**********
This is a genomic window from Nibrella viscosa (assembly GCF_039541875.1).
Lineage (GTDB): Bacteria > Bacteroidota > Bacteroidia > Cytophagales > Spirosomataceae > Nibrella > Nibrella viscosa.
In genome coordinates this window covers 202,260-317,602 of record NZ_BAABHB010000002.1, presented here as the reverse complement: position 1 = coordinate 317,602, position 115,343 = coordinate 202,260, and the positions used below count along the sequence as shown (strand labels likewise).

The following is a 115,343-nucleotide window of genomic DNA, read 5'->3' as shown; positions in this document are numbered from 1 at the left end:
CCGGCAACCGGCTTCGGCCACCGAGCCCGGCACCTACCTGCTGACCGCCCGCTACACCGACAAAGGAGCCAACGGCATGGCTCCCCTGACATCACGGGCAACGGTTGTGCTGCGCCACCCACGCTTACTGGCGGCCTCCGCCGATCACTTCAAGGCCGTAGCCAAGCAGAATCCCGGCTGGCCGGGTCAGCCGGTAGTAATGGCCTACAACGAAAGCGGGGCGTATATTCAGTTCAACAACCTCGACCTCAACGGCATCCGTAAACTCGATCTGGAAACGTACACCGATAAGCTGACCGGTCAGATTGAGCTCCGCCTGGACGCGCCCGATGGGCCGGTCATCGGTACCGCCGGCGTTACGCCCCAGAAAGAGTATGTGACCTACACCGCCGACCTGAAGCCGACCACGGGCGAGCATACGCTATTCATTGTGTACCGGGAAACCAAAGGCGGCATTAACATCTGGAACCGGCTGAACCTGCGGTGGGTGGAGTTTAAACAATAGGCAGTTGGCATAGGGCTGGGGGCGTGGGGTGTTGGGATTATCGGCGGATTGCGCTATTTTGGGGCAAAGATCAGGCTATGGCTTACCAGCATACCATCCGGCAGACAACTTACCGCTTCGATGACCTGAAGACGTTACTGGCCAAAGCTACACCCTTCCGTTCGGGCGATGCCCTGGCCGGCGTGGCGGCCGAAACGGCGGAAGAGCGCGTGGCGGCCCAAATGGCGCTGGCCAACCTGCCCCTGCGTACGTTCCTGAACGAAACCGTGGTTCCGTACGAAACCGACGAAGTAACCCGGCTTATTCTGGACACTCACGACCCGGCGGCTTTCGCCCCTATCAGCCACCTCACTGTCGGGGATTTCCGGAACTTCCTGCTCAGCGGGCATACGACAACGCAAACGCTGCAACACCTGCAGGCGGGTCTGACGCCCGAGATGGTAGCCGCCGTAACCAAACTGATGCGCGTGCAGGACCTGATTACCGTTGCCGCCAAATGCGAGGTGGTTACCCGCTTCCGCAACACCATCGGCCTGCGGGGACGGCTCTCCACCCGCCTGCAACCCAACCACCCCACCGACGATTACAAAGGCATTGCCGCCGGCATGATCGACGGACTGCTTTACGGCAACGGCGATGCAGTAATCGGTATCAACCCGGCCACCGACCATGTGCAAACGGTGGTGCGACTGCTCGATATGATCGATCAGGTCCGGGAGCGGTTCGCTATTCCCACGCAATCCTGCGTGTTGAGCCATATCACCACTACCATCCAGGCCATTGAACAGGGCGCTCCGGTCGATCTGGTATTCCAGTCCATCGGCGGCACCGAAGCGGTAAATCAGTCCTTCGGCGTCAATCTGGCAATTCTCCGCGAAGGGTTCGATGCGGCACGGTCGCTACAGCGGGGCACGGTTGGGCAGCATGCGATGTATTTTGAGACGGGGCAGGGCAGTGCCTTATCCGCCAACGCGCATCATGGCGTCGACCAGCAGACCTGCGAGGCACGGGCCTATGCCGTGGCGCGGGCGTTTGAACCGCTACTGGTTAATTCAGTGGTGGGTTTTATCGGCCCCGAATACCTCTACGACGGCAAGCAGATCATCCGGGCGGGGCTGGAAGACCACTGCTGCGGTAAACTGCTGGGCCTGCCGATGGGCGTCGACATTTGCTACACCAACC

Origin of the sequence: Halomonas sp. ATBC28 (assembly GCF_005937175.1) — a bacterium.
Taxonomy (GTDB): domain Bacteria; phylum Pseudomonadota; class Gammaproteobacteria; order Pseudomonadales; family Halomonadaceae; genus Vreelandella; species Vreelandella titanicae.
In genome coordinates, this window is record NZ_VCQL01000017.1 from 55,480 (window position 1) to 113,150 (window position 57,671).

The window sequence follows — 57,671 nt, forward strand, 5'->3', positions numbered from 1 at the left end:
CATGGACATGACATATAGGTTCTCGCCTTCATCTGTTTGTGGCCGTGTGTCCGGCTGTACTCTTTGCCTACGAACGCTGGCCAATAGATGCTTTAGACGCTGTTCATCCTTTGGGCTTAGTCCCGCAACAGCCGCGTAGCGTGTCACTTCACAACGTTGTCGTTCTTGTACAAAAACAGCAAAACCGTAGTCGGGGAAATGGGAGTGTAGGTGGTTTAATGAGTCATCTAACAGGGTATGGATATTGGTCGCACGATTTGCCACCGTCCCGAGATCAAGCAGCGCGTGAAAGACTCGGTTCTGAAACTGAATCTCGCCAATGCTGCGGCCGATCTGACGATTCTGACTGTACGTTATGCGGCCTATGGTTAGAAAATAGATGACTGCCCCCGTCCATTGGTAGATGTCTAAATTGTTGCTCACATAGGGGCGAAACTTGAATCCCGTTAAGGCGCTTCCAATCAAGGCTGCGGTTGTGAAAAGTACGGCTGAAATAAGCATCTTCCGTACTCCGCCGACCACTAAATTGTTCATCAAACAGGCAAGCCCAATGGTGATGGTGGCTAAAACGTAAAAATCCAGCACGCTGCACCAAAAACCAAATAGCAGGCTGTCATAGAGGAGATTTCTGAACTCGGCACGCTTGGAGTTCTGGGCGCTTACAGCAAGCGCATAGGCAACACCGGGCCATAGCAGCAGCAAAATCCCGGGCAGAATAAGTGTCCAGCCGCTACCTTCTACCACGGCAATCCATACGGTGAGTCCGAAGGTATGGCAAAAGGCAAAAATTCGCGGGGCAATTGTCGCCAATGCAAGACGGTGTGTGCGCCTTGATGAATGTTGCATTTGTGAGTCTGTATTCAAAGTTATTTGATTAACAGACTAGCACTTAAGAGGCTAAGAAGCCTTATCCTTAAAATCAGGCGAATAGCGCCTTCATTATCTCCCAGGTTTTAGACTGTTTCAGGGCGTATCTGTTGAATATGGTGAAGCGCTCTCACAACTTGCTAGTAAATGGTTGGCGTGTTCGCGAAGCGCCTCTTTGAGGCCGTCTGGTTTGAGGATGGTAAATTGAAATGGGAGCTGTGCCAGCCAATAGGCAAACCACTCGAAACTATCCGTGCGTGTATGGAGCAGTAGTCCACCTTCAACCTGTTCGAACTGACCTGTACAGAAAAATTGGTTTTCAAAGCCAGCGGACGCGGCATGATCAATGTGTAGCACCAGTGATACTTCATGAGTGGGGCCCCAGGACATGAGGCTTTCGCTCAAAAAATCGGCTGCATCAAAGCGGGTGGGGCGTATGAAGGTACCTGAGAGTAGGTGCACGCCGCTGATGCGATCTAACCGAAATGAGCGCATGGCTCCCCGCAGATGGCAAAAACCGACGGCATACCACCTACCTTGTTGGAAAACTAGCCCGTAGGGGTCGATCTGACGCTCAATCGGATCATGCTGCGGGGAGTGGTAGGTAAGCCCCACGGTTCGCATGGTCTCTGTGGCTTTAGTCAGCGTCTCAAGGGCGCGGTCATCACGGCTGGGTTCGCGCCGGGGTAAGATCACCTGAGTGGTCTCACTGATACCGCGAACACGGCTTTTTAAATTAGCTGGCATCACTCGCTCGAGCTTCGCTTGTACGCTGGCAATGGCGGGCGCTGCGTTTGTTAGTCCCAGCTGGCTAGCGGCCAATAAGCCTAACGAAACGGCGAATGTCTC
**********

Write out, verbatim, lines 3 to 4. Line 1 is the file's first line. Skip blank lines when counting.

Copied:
In genome coordinates this window covers 202,260-317,602 of record NZ_BAABHB010000002.1, presented here as the reverse complement: position 1 = coordinate 317,602, position 115,343 = coordinate 202,260, and the positions used below count along the sequence as shown (strand labels likewise).

The following is a 115,343-nucleotide window of genomic DNA, read 5'->3' as shown; positions in this document are numbered from 1 at the left end: